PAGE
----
Well, Sir, there is nothing in that declaration which says that we must have imperial federation before we can have a navy; but he simply declares that we should make a cash contribution first, then mature our plans and bring them forward. Now, let us see what he says to-day. I want to quote to you the words of my hon. friend in this House on the 24th of November instant.

I do not know whether I have made my position clear, but I have done so according to my humble capacity. I think the question of Canada's co-operation upon a permanent basis in imperial defence involves very large and wise considerations. If Canada and the other dominions of the empire are to take their part as nations of this empire in the defence of the empire as a whole, shall it be that we, contributing to that defence of the whole empire, shall have absolutely, as citizens of this country, no voice whatever in the councils of the empire relating to the choice of peace or war throughout the empire? I do not think that would be a tolerable condition, I do not think the people of Canada would for one moment submit to such a condition. Should members of this House, representative men, representing 220 constituencies of this country from the Atlantic to the Pacific, no one of them have the same voice with regard to those enormous imperial issues that the humblest taxpayer in the British isles has at this moment. It does not seem to me that a condition of that kind would stand for the integrity of the empire,

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LIB

Frank Broadstreet Carvell

Liberal

Mr. CARVELL.

for the closer co-operation of the empire. These issues would have to be taken into consideration, and a permanent policy would have to be worked out, and when that permanent policy had been worked out and explained to the people of Canada, to everv citizen in this country, then I would say it would be the right of any government to go to the people of Canada to get them to pronounce their mandate and their disapproval or approval of that policy.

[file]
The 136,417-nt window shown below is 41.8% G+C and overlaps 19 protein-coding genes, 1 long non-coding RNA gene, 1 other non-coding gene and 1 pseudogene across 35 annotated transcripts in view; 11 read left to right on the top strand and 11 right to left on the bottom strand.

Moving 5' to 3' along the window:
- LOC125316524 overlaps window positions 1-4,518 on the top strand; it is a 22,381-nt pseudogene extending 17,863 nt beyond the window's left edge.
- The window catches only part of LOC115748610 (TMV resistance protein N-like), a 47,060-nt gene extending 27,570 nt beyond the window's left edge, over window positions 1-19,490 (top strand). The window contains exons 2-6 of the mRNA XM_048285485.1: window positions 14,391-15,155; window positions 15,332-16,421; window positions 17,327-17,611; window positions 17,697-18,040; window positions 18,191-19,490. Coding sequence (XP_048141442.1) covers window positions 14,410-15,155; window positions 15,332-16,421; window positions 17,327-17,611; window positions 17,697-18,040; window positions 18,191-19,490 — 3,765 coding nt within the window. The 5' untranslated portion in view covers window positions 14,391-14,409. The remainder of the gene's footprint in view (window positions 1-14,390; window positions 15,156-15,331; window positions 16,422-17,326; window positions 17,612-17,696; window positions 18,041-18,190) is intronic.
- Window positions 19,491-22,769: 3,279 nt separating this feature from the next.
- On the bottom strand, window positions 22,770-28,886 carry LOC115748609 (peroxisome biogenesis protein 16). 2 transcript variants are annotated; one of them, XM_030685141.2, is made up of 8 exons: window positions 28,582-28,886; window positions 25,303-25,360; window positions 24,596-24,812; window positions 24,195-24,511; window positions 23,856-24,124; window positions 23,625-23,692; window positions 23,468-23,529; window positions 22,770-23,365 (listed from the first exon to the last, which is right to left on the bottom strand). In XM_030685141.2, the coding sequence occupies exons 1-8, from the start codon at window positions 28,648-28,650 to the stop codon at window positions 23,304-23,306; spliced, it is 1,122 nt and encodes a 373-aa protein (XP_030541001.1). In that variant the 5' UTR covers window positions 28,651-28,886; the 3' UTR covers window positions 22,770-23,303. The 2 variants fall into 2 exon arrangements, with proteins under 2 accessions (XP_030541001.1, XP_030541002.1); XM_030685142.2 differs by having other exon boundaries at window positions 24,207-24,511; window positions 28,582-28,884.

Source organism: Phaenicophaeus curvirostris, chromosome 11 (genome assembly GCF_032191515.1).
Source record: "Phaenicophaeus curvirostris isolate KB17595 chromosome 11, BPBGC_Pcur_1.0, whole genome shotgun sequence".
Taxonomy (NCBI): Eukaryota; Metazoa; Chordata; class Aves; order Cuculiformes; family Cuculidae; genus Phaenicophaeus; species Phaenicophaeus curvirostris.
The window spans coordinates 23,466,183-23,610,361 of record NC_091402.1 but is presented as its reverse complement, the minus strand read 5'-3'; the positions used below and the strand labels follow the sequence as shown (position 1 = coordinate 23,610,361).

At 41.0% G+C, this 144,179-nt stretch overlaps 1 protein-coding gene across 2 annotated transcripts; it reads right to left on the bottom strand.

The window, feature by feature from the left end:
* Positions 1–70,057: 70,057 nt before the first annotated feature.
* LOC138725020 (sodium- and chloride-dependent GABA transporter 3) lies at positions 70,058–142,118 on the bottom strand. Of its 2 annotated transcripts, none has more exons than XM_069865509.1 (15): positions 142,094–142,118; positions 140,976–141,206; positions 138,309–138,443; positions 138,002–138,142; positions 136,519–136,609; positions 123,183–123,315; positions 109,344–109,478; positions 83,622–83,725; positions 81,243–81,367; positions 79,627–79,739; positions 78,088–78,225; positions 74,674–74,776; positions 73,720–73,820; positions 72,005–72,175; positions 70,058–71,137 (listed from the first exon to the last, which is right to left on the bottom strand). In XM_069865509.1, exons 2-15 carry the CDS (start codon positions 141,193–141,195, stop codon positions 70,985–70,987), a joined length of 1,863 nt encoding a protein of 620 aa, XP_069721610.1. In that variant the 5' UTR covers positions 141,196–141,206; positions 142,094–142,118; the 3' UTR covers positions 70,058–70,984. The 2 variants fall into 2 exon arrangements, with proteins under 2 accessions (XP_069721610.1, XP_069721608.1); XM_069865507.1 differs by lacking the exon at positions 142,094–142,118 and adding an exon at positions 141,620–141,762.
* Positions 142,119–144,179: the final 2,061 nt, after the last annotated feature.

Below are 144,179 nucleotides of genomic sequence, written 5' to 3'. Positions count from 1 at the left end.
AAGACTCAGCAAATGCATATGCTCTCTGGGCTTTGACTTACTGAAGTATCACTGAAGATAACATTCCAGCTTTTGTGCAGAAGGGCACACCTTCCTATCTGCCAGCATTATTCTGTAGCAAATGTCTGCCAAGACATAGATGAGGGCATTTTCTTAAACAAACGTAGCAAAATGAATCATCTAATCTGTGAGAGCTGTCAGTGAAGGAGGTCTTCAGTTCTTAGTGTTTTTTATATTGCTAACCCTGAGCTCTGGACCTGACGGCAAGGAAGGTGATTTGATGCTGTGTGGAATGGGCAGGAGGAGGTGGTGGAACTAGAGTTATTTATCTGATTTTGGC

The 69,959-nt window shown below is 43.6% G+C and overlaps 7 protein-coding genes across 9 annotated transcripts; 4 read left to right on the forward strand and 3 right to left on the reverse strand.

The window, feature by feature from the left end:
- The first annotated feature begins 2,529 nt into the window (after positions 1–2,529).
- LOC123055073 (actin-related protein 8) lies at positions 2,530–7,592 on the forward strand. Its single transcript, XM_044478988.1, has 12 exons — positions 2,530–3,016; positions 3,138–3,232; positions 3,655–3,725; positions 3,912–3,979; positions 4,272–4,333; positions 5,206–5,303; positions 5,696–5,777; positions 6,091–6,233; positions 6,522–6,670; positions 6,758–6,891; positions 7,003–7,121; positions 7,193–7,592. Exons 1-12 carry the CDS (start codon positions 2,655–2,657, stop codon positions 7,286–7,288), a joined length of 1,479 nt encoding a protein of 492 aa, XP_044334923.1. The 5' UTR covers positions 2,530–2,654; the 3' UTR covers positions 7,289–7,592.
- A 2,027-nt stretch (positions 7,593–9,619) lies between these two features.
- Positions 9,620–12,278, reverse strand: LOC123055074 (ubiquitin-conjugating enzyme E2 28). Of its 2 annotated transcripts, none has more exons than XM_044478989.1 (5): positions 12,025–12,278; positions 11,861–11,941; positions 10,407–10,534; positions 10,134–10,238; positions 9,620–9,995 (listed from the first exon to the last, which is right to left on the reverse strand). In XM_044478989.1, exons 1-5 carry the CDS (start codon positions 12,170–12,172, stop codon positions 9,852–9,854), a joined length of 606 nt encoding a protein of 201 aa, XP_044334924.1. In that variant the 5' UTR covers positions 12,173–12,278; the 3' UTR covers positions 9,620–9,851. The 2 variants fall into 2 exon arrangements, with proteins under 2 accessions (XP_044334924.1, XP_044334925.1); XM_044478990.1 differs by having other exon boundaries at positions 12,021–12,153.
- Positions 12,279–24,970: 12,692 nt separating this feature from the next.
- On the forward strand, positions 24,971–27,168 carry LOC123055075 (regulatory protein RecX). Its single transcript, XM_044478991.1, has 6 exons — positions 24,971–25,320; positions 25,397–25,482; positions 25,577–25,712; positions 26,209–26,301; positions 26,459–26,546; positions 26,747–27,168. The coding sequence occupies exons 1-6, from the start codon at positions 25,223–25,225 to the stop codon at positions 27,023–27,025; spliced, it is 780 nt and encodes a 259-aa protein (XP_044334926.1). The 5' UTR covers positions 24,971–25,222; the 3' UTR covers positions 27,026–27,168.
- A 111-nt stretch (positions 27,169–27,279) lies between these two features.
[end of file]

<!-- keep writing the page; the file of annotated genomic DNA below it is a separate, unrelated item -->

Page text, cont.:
Now, Sir, if you will analyse these three propositions for one moment, you will see whether there is any relation between them. The first proposition was, build a Canadian navy, make a start at once, and do it speedily. The second proposition was, contribute a sum of money, then mature a plan, bring it to parliament at the next general election, and submit it to the people. He comes down now, after the Drum-mond-Arthabaska election, and after a resolution passed at a Nationalist meeting in Montreal, to which I will soon refer, he comes down to this House with a third policy, and that third policy is-not a contribution, because he admits he was wrong last year, and that there was no emergency-he abandons that proposition, he no longer says: Let us get together ourselves and mature a plan, bring it before parliament and then send it to the people; but he says: We should not touch this

thing until we have imperial federation, until we get the whole empire together. He says it is unreasonable to expect the self-governing colonies of this empire to contribute to the expense of a war with the declaration of which we have nothing to do. He says it is beneath the dignity of the people of this country to be asked to do such things until they have had a chance to discuss them, or until we have imperial federation. I would like to ask my hon. friend from Victoria-Haliburton (Mr Hughes) if he will tell us how many generations it is going to be before that comes about.

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CON
LIB

Frank Broadstreet Carvell

Liberal

Mr. CARVELL.